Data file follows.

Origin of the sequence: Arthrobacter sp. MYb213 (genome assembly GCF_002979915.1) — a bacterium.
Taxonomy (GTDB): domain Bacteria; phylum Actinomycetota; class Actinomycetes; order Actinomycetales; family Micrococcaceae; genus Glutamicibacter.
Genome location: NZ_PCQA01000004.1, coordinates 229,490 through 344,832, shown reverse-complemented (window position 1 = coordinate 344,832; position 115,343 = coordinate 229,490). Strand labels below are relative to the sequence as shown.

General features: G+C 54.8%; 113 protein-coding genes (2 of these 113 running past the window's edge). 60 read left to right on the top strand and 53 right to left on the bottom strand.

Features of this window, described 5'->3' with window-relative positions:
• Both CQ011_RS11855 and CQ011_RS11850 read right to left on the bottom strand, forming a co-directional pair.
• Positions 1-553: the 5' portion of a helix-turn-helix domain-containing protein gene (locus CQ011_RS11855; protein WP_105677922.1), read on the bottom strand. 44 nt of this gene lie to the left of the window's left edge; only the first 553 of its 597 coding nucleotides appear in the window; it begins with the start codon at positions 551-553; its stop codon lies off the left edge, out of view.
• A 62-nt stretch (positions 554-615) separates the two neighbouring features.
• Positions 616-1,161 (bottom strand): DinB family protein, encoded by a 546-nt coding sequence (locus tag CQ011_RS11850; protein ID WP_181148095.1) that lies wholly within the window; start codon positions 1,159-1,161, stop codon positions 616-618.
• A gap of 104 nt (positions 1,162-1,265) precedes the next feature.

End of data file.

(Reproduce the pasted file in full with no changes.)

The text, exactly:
Origin of the sequence: Arthrobacter sp. MYb213 (genome assembly GCF_002979915.1) — a bacterium.
Taxonomy (GTDB): domain Bacteria; phylum Actinomycetota; class Actinomycetes; order Actinomycetales; family Micrococcaceae; genus Glutamicibacter.
Genome location: NZ_PCQA01000004.1, coordinates 229,490 through 344,832, shown reverse-complemented (window position 1 = coordinate 344,832; position 115,343 = coordinate 229,490). Strand labels below are relative to the sequence as shown.

General features: G+C 54.8%; 113 protein-coding genes (2 of these 113 running past the window's edge). 60 read left to right on the top strand and 53 right to left on the bottom strand.

Features of this window, described 5'->3' with window-relative positions:
• Both CQ011_RS11855 and CQ011_RS11850 read right to left on the bottom strand, forming a co-directional pair.
• Positions 1-553: the 5' portion of a helix-turn-helix domain-containing protein gene (locus CQ011_RS11855; protein WP_105677922.1), read on the bottom strand. 44 nt of this gene lie to the left of the window's left edge; only the first 553 of its 597 coding nucleotides appear in the window; it begins with the start codon at positions 551-553; its stop codon lies off the left edge, out of view.
• A 62-nt stretch (positions 554-615) separates the two neighbouring features.
• Positions 616-1,161 (bottom strand): DinB family protein, encoded by a 546-nt coding sequence (locus tag CQ011_RS11850; protein ID WP_181148095.1) that lies wholly within the window; start codon positions 1,159-1,161, stop codon positions 616-618.
• A gap of 104 nt (positions 1,162-1,265) precedes the next feature.